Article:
Study offers possibility of squelching a focal epilepsy seizure before symptoms appear

Patients with focal epilepsy that does not respond to medications badly need alternative treatments.

In a first-in-humans pilot study, researchers at the University of Alabama at Birmingham have identified a sentinel area of the brain that may give an early warning before clinical seizure manifestations appear. They have also validated an algorithm that can automatically detect that early warning.

These two findings offer the possibility of squelching a focal epilepsy seizure -- before the patient feels any symptoms -- through neurostimulation of the sentinel area of the brain. This is somewhat akin to the way an implantable defibrillator in the heart can staunch heart arrhythmias before they injure the heart.

In the pilot study, three epilepsy patients undergoing brain surgery to map the source of their focal epilepsy seizures also gave consent to add an investigational aspect to their planned surgeries.

As neurosurgeons inserted long, thin, needle-like electrodes into the brain to map the location of the electrical storm that initiates an epileptic seizure, they also carefully positioned the electrodes to add one more task -- simultaneously record the electrical activity at the anterior nucleus of the thalamus.

The thalamus is a structure sitting deep in the brain that is well connected with other parts of the brain. The thalamus controls sleep and wakefulness, so it often is called the "pacemaker" of the brain. Importantly, preclinical studies have shown that focal sources of seizures in the cortex can recruit other parts of the brain to help generate a seizure. One of these recruited areas is the anterior thalamic nucleus.

The UAB team led by Sandipan Pati, M.D., assistant professor of neurology, found that nearly all of the epileptic seizures detected in the three patients -- which began in focal areas of the cortex outside of the thalamus -- also recruited seizure-like electrical activity in the anterior thalamic nucleus after a very short time lag. Importantly, both of these initial electrical activities appeared before any clinical manifestations of the seizures.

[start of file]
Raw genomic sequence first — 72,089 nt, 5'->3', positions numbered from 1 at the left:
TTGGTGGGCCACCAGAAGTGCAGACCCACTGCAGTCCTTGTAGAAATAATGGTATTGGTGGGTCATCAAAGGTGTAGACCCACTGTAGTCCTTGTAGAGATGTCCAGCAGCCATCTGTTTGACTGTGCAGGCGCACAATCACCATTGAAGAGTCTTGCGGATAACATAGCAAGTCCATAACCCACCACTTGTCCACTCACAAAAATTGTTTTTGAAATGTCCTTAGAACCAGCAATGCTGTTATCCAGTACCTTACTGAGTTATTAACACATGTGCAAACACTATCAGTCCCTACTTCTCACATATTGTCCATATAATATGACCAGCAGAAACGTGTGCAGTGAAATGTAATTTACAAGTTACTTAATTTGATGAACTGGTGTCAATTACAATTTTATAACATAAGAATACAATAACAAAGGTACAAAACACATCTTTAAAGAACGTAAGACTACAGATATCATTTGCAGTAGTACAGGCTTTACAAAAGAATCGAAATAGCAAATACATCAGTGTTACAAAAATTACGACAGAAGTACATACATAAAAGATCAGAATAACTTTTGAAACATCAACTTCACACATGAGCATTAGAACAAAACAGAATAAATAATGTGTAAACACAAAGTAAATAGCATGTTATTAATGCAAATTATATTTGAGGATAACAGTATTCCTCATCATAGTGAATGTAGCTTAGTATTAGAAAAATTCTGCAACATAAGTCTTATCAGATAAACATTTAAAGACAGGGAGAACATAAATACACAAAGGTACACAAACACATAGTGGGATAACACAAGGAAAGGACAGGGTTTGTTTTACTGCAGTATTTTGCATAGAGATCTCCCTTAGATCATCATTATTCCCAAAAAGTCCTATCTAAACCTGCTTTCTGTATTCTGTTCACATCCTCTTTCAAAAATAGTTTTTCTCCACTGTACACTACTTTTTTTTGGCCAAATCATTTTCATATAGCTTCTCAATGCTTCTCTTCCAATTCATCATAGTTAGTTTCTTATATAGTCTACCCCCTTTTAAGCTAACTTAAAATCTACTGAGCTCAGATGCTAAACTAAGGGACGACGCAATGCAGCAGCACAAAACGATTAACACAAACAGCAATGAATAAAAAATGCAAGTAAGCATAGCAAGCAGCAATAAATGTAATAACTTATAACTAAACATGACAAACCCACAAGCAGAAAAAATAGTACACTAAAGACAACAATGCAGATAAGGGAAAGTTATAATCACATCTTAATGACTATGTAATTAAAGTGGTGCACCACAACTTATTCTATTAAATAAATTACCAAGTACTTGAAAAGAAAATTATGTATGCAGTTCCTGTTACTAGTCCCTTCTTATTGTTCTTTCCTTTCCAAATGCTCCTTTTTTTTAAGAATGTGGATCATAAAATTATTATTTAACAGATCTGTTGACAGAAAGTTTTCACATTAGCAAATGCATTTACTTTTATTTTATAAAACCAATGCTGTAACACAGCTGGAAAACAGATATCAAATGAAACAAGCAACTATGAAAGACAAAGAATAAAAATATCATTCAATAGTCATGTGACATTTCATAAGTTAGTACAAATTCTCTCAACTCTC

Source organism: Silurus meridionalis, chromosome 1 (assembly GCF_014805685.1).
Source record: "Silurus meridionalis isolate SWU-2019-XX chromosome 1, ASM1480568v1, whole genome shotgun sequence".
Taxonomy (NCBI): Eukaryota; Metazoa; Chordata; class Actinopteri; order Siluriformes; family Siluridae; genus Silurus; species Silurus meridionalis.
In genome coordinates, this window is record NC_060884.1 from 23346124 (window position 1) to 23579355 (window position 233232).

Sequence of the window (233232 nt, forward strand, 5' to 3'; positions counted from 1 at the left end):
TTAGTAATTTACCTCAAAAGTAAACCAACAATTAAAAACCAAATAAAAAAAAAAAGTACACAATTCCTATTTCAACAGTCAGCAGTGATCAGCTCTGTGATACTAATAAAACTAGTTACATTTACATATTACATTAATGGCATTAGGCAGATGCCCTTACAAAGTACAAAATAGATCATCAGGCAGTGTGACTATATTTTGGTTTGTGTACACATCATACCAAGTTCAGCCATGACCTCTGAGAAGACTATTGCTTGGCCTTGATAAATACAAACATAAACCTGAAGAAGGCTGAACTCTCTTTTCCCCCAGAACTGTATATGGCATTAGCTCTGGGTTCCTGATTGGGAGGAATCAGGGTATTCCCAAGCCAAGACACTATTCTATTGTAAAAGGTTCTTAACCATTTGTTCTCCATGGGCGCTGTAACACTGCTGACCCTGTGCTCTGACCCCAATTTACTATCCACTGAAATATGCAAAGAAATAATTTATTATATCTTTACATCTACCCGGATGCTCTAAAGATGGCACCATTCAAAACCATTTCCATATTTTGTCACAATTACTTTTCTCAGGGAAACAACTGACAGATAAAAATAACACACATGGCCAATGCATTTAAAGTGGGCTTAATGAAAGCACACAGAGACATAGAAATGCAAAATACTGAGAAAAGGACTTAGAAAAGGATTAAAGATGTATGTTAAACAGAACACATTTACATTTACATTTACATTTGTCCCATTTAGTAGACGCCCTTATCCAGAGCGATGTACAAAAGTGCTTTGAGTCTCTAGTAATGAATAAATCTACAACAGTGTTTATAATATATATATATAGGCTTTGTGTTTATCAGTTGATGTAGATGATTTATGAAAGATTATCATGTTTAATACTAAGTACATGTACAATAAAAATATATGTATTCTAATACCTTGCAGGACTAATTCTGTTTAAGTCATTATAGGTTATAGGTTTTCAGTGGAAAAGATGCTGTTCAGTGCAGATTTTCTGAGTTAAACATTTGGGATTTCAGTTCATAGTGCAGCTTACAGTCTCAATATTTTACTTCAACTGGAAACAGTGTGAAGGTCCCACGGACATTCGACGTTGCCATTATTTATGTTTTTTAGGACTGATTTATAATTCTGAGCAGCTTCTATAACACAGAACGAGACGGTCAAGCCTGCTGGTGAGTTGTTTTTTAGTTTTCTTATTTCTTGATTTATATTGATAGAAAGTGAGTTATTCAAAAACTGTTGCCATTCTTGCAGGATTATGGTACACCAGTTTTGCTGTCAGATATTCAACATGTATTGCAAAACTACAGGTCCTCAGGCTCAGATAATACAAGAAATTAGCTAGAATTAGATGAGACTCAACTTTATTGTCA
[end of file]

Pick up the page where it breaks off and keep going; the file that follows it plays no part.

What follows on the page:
The UAB researchers also used electroencelphalography, or EEG, brain recordings from the patients to develop and validate an algorithm that was able to automatically detect initiation of that seizure-like electrical activity in the anterior thalamic nucleus.

"This exciting finding opens up an avenue to develop brain stimulation therapy that can alter activities in the cortex by stimulating the thalamus in response to a seizure," Pati said. "Neurostimulation of the thalamus, instead of the cortex, would avoid interference with cognition, in particular, memory."

"In epilepsy, different aspects of memory go down," Pati explained. "Particularly long-term memory, like remembering names, or remembering events. The common cause is that epilepsy affects the hippocampus, the structure that is the brain's memory box."

Pati said these first three patients were a feasibility study, and none of the patients had complications from their surgeries. The UAB team is now extending the study to another dozen patients to confirm the findings.

"Hopefully, after the bigger group is done, we can consider stimulating the thalamus," Pati said. That next step would have the goals of improved control of seizures and improved cognition, vigilance and memory for patients.

For epilepsy patients where medications have failed, the surgery to map the source of focal seizures is a prelude to two current treatment options -- epilepsy surgery to remove part of the brain or continuous, deep-brain stimulation. If the UAB research is successful, deep brain stimulation would be given automatically, only as the seizure initiates, and it would be targeted at the thalamus, where the stimulation might interfere less with memory.

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